Cavanaugh Macdonald Consulting Statement of Proposed ASOP Revisions

The Actuarial Standards Board (ASB) has recently issued exposure drafts with proposed changes to three Actuarial Standards of Practice (ASOP) that are of interest to Cavanaugh Macdonald Consulting and many of our clients.  The three ASOPs that have proposed revisions include ASOP 4: Measuring Pension Obligations and Determining Pension Plan Costs or Contributions, ASOP 27: Selection of Economic Assumptions for Measuring Pension Obligations, and ASOP 35: Selection of Demographic and Other Noneconomic Assumptions for Measuring Pension Obligations.  Complete details and copies of the exposure drafts are available on the ASB website at

Cavanaugh Macdonald Consulting has reviewed these proposed revisions and has identified some issues that we believe should be removed or modified prior to the adoption of the ASOP revisions.  We expect to submit a formal response to the ASB ahead of the July 31, 2018 deadline.

One of the biggest concerns we have is with the proposed section 3.11 of ASOP 4.  The section entitled “Investment Risk Defeasement Measure” calls for the inclusion in funding valuations of an amount necessary to effectively defease the investment risk of a pension plan.  The language envisions a calculation whereby the benefits accrued as of the measurement are valued with a discount rate that reflects either U.S. Treasury yields or the rates at which pension obligations may be effectively settled. 

There are several issues with presenting such a measure.  First, this will create a situation where two measures of liability are presented in the same valuation report.  Multiple measures (for different purposes) of the same liability is not a new concept in the pension world, but the results have typically been presented to corporate officers who have appropriate training and background to evaluate each measure in an appropriate context.  We anticipate that for governmental plans who must present these reports to the public, there is potential for many citizens, not all of whom are as trained in financial matters as corporate officers, to be confused.  Presenting such information may actually create a conflict with Precept 8 of the Code of Professional Conduct that applies to actuaries practicing in the United States.  (Precept 8 states than an actuary shall take reasonable steps to ensure that such services are not used to mislead other parties.)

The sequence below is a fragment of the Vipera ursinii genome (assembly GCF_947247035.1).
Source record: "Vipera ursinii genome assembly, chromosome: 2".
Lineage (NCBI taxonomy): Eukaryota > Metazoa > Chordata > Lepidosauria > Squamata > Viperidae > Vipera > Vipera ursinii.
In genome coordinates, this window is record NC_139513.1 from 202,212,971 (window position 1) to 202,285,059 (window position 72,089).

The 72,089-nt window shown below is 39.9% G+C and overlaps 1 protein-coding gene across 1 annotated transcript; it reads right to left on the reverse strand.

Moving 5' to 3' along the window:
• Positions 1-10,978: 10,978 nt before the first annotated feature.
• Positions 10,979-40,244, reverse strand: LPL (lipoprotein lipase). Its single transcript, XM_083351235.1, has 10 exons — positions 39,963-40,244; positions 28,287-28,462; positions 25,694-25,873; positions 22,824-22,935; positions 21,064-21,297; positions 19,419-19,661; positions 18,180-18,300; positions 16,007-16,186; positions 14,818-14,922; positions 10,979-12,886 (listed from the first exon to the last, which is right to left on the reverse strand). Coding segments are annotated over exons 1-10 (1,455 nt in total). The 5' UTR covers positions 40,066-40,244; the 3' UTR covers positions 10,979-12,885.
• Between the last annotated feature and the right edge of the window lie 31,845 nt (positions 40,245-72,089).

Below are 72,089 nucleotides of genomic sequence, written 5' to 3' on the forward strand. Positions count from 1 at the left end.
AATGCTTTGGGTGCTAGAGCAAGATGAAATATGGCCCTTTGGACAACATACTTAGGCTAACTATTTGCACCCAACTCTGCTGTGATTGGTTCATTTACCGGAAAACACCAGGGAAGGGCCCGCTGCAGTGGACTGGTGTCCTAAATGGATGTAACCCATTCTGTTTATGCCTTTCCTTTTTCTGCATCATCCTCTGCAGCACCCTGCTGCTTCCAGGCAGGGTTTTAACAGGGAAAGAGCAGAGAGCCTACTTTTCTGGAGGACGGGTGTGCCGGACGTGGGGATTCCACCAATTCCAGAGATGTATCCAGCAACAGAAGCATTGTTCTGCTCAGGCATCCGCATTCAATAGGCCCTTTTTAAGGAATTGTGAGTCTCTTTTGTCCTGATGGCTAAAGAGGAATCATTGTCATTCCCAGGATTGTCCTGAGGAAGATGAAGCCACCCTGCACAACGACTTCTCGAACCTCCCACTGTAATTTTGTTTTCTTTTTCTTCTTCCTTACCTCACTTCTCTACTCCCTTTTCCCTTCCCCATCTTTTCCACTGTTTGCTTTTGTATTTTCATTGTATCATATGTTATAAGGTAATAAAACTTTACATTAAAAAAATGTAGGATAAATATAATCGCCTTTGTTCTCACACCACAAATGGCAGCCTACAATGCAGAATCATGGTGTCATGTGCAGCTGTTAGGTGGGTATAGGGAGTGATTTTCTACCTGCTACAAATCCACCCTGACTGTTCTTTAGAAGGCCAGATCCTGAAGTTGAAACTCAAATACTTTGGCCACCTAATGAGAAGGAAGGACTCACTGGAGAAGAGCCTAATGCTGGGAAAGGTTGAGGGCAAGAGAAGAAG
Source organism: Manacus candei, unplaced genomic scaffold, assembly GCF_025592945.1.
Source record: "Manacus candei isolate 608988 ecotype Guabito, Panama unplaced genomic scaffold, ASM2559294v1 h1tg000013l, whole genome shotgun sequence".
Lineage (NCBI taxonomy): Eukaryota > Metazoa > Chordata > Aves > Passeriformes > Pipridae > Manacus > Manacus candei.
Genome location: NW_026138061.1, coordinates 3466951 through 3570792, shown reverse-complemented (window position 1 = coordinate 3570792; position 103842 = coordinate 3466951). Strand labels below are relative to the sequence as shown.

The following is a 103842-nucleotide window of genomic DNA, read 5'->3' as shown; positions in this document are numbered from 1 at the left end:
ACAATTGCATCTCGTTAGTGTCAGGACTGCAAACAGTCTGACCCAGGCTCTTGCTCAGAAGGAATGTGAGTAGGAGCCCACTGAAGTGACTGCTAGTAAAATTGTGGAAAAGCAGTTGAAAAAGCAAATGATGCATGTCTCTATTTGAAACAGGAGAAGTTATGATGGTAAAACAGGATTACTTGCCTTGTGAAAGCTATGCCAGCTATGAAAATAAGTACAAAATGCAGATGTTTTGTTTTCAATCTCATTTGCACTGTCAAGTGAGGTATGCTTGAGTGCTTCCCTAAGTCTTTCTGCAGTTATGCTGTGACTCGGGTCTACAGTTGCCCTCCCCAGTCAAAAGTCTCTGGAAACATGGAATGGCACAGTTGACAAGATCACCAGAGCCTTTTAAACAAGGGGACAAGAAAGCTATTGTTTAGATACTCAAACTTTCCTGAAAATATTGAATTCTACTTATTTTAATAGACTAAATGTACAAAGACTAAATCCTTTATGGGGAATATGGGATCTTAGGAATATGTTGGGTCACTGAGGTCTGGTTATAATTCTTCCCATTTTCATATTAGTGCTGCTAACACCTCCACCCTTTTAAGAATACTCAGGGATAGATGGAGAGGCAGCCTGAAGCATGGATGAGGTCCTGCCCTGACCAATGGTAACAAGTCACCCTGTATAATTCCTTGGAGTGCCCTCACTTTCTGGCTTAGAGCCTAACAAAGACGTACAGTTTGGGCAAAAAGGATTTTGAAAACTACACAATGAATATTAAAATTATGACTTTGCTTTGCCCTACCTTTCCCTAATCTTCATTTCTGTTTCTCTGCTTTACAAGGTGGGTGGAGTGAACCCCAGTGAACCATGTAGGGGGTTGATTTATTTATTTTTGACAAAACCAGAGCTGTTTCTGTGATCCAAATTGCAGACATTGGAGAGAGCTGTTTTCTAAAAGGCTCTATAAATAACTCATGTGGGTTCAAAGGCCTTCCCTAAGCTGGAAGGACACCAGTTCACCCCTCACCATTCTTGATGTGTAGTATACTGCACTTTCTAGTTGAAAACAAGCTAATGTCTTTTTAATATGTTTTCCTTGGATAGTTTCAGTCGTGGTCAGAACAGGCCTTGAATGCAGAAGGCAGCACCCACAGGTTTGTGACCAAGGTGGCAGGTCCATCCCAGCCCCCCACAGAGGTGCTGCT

In addition, there are other concerns with the investment risk defeasement costs.  Such a number is largely irrelevant for public plans.  In many states, constitutional protections for public employees mean that the future benefit provisions cannot be reduced for an employee, so the value of a benefit accrued to date is little more than an interesting theoretical number.  Because treasury bonds are only issued for a maximum period of 30 years, there is no true way to defease investment risk on benefit payments expected to be paid in 100 years.  Thus, the measurement required by the proposed ASOP does not reflect anything that can actually be carried out in practice.

A second issue in the proposed ASOP 4 is the guidance on selecting amortization methods.  Most notably, open amortization periods which have negative amortization (which would be expected for 20- or 30-year level percent of pay methods) is not acceptable under the ASOP.  While section 3.14 applies “[i]f the actuary selects an amortization method,” we are concerned that there may be challenges to the actuary’s work even when the amortization method is set in state statute or by the retirement system board.  Knowing that there are retirement systems with state-mandated open-20 year level percent amortization methods that are over 95% funded, we do not believe it wise to automatically reject such an approach.

The third issue that we believe is noteworthy is the addition of section 3.20 defining a Reasonable Actuarially Determined Contribution.  The specificity of this requirement goes beyond that usually provided in principal-based ASOPs.  The requirement specifically excludes situations when the funding requirements are set in law.  For many public plans, at least a portion of the factors determining the contribution determination are in law, even though the contribution determination itself may not be totally determined by law.  This situation will need some clarification.  There are also some situations in which a state commission or board may set the funding requirements for the public plans in the state.  Because these requirements are not in law, but still binding, there is some confusion as to what should apply.

Cavanaugh Macdonald Consulting will continue to review these proposed changes and monitor developments.  We anticipate preparing a formal comment on these changes and encourage others who are interested – actuaries or not – to review the proposals and consider offering their perspective and insights.  The ASB explains how to comment at .  You may also contact your Cavanaugh Macdonald Consultant with any questions you may have.